Medieval cuisine

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Perhaps as a consequence of the Norman conquest and the travelling of nobles between France and England, one French variant described in the 14th century cookbook Le Menagier de Paris was called godale most likely a direct borrowing from the English "good ale" and was made from barley and spelt , but without hops. Even comparatively exotic products like camel 's milk and gazelle meat generally received more positive attention in medical texts. For most medieval Europeans, it was a humble brew compared with common southern drinks and cooking ingredients, such as wine, lemons and olive oil. A medieval cook employed in a large household would most likely have been able to plan and produce a meal without the help of recipes or written instruction. Gruit had the same preserving properties as hops, though less reliable depending on what herbs were in it, and the end result was much more variable. Even if vinegar was a common ingredient, there was only so much of it that could be used. Even there it was not until the 14th century that the fork became common among Italians of all social classes.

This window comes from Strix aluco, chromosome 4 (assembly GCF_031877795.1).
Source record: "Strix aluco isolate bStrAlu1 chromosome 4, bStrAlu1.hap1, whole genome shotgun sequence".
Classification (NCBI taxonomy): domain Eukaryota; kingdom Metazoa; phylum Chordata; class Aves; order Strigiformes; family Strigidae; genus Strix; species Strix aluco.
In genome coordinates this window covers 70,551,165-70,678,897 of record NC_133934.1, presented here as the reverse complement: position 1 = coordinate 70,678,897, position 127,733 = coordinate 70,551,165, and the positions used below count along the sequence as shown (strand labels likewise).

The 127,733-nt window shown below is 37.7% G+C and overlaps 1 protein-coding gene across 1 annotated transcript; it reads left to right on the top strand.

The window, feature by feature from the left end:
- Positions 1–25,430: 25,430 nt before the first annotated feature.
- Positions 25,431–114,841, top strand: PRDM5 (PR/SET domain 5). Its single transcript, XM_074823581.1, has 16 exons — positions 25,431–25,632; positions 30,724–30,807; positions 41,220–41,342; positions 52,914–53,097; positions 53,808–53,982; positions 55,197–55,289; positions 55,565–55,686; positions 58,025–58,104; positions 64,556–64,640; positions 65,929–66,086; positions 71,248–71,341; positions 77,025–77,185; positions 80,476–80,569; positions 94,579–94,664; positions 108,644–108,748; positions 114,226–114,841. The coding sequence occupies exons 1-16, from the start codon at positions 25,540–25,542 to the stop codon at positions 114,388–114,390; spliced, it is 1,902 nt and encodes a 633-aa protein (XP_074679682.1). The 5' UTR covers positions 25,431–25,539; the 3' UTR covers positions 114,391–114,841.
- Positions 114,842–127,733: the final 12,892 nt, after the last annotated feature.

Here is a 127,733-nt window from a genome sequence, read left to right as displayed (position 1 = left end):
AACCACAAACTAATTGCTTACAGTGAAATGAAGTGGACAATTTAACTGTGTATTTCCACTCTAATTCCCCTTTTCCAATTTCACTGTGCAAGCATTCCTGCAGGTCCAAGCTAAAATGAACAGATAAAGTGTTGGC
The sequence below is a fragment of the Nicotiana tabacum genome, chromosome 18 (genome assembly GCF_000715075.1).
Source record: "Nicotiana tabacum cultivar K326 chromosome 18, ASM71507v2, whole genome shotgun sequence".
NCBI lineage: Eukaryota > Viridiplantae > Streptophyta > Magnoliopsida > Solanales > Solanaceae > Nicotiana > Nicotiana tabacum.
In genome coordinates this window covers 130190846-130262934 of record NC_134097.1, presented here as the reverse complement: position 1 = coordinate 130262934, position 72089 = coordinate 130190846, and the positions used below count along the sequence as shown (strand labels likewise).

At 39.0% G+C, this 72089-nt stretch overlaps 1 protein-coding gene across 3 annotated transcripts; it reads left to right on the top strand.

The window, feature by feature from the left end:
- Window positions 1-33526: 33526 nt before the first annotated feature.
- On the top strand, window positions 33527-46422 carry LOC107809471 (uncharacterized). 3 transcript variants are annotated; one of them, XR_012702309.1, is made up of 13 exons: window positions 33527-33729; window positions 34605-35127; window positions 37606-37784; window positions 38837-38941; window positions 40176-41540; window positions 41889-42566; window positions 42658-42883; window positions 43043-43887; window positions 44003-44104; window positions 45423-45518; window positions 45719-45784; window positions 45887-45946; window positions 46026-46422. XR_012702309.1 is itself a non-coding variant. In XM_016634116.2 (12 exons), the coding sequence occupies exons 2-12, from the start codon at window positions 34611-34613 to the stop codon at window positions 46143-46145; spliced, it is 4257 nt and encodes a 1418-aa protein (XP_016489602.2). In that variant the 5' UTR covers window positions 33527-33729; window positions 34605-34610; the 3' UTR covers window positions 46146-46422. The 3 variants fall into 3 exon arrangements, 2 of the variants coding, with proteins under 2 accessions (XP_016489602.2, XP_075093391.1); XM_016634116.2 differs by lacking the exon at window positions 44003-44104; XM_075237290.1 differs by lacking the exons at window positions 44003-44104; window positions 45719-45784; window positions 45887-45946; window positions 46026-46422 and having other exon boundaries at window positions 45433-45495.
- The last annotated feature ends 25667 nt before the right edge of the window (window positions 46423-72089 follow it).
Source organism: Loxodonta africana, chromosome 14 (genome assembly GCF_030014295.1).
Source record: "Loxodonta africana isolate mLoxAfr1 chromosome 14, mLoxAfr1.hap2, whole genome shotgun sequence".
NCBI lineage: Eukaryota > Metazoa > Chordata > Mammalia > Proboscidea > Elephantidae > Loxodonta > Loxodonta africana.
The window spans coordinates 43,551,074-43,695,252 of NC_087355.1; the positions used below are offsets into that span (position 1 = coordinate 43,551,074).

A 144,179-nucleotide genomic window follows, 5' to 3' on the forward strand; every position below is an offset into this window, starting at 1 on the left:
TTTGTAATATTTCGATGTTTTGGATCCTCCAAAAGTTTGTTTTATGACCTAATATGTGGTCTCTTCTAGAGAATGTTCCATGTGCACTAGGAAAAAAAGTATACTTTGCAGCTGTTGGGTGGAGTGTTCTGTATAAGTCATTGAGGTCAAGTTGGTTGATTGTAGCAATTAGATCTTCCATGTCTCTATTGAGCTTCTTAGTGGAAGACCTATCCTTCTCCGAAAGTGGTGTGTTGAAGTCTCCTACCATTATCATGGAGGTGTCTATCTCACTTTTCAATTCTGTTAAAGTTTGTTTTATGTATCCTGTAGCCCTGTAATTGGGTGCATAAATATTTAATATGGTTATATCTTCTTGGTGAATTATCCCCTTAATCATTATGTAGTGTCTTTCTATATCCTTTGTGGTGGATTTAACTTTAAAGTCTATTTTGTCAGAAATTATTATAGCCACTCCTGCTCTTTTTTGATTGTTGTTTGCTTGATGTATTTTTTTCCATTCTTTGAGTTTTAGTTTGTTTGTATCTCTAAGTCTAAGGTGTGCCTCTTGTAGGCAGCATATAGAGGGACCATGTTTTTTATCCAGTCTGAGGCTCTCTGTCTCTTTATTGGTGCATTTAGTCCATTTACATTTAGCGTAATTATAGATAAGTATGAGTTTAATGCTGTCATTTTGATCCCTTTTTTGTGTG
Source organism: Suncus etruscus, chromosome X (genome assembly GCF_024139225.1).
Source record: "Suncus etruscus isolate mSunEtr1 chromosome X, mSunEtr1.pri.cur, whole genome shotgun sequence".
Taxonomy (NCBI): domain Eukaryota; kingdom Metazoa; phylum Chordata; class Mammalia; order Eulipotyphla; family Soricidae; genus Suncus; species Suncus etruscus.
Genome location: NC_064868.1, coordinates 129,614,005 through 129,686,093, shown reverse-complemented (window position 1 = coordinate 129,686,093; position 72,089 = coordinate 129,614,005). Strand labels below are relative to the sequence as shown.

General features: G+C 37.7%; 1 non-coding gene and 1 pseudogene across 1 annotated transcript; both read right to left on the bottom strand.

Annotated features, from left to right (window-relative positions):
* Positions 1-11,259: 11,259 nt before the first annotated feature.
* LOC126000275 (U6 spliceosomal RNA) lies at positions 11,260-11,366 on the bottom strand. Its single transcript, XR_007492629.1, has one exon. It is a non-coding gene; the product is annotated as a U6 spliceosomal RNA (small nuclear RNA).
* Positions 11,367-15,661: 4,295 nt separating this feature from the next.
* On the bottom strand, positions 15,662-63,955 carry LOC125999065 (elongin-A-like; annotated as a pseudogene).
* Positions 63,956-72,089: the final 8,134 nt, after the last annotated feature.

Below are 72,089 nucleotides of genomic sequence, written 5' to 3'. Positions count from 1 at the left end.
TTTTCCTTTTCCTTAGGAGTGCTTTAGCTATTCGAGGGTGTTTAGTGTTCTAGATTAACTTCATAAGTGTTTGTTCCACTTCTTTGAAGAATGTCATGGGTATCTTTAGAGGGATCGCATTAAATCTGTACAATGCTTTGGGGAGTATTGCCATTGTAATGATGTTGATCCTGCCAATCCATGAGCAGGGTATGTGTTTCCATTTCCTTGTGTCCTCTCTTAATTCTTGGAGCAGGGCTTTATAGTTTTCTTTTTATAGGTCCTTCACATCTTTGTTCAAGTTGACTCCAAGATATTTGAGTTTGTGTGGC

There are no serious side effects, only some reports of mild digestive issues (14). It is best to get a brand with at least 50 Hydroxycitric acid. The most common dosage is 500 mg, 3 times per day, half an hour before meals.